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Pitfalls and Rewards of ADHD Diagnoses

May 22, 2000

"How Do You Know If It's Attention Deficit/Hyperactivity Disorder?" (May 8) starts off: "Guidelines are designed to help physicians distinguish the problem from other kid-related difficulties, such as misbehaving." Referring to ADHD as a problem implies that it is something abnormal, a disease, and that it is diagnosable.

The story continues: "Primary-care doctors have a brand-new set of tools to help them screen school-age youngsters." What tools? Screen for what? There is no physical or chemical abnormality in ADHD. Without one, it isn't a disease; it isn't diagnosable; the children are normal!

Without an iota of proof that ADHD is a "disease" or that the children are other than normal, 6 million are being labeled, stigmatized and drugged.

Nor is the determination of whether a patient has a disease (or which disease) a matter of "guidelines." It is a matter of objective evidence of an abnormality. And the American Academy of Pediatrics and Dr. James M. Perrin, co-author of the guidelines, knows this very well.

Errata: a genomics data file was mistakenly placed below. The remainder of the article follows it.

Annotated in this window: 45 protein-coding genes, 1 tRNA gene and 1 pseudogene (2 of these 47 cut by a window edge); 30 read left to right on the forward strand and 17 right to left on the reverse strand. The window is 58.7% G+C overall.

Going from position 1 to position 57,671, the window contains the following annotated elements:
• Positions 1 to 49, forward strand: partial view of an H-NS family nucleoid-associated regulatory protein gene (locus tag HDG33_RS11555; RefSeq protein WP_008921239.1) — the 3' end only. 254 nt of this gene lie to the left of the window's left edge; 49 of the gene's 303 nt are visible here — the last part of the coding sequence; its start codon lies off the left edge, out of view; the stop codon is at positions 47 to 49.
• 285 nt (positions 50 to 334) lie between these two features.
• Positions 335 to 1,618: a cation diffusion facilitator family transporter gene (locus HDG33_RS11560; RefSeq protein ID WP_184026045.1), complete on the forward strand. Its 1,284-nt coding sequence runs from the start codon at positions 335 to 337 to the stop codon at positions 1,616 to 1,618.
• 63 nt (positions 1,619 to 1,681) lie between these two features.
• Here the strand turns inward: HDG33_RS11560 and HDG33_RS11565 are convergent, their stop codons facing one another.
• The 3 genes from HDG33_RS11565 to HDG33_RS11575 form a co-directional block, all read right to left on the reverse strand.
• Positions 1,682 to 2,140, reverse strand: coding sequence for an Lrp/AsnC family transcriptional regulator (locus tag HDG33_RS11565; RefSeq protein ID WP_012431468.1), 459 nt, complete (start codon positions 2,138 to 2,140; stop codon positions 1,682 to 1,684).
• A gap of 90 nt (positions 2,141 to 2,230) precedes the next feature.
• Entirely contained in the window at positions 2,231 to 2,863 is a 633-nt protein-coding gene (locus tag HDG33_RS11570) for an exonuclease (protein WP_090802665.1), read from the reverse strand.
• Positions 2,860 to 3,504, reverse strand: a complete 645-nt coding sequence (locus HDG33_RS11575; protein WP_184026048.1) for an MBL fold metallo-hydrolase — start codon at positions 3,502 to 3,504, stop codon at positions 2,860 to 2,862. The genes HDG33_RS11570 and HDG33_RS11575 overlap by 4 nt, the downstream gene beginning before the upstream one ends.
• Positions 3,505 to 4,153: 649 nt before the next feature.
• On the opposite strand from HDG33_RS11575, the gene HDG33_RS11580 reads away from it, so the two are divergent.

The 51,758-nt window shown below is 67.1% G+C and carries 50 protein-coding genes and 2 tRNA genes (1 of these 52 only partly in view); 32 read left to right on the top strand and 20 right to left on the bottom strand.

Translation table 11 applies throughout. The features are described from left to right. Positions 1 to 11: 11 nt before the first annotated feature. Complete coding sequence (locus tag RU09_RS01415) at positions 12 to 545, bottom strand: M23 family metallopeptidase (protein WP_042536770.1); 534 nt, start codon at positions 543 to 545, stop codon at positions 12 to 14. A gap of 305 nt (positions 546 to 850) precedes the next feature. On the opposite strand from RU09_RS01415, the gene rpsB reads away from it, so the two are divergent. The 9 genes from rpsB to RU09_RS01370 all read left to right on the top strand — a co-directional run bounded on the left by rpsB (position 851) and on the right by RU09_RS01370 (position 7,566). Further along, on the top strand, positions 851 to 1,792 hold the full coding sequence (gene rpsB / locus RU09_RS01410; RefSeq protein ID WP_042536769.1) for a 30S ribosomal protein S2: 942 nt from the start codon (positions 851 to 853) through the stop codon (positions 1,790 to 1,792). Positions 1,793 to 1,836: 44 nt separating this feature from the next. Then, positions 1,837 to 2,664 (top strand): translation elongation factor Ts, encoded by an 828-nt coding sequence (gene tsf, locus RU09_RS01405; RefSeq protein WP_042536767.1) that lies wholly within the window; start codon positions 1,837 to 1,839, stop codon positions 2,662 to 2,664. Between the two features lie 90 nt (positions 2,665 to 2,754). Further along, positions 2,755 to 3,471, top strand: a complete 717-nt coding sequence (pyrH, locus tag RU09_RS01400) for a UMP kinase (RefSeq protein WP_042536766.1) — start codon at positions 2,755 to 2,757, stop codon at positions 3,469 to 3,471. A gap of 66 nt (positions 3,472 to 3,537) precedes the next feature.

Could it be that profit, not science and healing, is the motive here? After all, ADHD brings in tens of billions of dollars per year.

DR. FRED A. BAUGHMAN Jr.

El Cajon

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I feel your article was misleading. The suggestion that doctors now have "new tools" is simply false. The symptoms of attention deficiency disorder and attention deficiency with hyperactivity disorder have been known for a long time. The only thing new is that the American Academy of Pediatrics has formulated and published a recommendation.

PAUL W. HENNINGER

Lake Forest

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ADHD is a real, severe brain disorder. After years of trying everything, with consultations, therapies, medical tests, counseling, psychiatrists, neurologists, psychotherapists, evaluations of all kinds (which remain always ongoing), I sought and agreed to medication for my son. Thank God.

Due to other "obstacles" my boy experiences daily, this was a very difficult, but last-resort, decision, if you will, by wonderful, professional, educated people. I have my son. Until he finally received medication, well, you can't imagine. It's been rough.

Thank you for this well-informed, true article.

JEANNIE CROMIE

Ojai

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